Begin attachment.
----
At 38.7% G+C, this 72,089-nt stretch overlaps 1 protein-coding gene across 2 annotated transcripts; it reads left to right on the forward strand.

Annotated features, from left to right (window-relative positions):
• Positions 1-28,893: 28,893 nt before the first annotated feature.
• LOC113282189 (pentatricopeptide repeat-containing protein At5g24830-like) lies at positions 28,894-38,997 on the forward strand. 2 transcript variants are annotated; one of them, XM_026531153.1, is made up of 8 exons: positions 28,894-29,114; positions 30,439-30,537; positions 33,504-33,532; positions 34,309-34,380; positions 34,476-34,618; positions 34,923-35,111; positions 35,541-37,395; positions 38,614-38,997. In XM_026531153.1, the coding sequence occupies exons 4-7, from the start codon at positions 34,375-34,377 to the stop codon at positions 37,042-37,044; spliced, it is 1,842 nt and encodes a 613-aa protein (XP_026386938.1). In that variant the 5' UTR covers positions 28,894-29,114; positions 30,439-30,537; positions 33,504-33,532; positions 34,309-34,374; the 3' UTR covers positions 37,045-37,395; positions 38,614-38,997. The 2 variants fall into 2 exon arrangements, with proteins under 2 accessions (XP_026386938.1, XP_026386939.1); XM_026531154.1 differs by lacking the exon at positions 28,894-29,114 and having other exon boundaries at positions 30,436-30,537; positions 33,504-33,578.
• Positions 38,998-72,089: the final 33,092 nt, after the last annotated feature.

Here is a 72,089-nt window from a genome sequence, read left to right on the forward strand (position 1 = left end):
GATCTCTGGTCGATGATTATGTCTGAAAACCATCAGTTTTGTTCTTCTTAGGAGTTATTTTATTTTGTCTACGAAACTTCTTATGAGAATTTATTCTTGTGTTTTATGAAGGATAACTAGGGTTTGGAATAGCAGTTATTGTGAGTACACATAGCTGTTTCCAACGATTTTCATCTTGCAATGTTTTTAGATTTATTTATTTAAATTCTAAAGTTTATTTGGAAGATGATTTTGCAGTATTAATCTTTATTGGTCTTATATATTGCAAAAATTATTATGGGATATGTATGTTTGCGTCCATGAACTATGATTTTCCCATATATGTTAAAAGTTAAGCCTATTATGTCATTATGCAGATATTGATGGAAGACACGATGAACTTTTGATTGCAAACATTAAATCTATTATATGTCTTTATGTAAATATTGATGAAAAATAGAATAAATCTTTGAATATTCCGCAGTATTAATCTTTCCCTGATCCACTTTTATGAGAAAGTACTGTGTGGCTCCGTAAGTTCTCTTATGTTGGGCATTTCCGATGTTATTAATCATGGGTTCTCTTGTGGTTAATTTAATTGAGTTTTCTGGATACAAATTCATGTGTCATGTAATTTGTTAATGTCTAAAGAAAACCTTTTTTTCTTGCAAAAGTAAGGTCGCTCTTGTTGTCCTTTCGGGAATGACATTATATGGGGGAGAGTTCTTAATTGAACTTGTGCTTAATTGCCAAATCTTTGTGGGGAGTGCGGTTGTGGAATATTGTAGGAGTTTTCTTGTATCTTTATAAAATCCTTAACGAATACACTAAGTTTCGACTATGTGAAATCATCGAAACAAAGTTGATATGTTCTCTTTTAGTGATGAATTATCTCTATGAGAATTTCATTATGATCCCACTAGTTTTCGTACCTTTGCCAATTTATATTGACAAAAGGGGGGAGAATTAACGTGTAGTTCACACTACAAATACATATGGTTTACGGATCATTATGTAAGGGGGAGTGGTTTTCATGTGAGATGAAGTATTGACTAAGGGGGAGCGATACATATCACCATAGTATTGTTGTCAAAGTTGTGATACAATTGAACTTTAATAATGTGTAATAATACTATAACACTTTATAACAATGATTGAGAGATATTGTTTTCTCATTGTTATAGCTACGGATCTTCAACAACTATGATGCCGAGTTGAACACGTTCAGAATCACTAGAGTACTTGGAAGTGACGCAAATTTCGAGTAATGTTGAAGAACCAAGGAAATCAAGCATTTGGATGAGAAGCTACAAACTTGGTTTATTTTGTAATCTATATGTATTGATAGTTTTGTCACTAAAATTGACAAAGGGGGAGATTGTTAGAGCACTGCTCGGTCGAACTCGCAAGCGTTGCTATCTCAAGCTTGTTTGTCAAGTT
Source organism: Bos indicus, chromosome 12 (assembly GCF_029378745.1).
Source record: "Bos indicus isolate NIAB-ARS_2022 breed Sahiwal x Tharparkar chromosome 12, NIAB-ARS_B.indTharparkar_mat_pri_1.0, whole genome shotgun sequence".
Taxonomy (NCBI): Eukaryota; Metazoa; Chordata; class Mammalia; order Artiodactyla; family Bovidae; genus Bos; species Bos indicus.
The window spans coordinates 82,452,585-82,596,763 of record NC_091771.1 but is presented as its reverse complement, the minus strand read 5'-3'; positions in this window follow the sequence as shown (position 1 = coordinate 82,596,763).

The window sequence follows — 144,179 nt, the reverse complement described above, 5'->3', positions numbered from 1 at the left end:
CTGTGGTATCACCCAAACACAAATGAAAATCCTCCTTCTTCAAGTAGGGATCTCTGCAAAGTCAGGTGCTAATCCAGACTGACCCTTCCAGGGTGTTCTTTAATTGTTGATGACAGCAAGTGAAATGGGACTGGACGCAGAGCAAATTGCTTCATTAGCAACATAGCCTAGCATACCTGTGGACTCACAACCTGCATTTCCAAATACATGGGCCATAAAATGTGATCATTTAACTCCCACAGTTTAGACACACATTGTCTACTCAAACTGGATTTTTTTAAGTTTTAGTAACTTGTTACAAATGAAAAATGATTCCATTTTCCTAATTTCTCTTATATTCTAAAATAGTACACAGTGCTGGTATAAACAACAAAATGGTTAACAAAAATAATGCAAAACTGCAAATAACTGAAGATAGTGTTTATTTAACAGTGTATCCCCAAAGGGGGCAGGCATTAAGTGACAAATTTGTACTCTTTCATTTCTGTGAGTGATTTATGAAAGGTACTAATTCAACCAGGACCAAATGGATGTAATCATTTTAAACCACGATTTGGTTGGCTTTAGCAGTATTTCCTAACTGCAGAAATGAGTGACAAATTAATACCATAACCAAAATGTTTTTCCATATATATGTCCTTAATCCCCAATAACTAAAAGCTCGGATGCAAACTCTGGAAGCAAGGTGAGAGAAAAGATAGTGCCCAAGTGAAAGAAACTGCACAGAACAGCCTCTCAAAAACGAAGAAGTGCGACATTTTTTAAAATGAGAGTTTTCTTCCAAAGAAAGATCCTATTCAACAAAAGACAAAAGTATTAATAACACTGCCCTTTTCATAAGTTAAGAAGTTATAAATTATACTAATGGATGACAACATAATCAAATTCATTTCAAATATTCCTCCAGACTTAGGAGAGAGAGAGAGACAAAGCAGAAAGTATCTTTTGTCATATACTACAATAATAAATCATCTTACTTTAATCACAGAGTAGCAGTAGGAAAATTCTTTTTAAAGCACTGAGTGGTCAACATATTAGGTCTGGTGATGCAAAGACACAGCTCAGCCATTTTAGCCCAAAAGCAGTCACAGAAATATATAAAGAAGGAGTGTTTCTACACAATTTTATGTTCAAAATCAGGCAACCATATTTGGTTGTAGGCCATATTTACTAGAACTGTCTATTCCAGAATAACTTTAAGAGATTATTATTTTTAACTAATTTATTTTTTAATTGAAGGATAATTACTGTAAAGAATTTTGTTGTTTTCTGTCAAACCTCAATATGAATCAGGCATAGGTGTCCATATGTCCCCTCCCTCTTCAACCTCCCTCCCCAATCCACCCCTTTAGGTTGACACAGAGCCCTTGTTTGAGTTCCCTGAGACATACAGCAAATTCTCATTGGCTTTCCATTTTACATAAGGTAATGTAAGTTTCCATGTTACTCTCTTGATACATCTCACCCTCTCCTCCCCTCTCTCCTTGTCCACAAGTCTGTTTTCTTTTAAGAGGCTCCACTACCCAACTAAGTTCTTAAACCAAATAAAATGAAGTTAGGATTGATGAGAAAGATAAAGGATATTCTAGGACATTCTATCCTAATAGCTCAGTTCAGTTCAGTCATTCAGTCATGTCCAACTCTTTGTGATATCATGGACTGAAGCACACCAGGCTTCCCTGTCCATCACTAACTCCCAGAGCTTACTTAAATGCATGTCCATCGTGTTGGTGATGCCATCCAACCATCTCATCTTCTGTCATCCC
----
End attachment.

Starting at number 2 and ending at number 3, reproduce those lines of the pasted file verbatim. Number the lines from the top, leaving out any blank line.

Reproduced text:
Annotated features, from left to right (window-relative positions):
• Positions 1-28,893: 28,893 nt before the first annotated feature.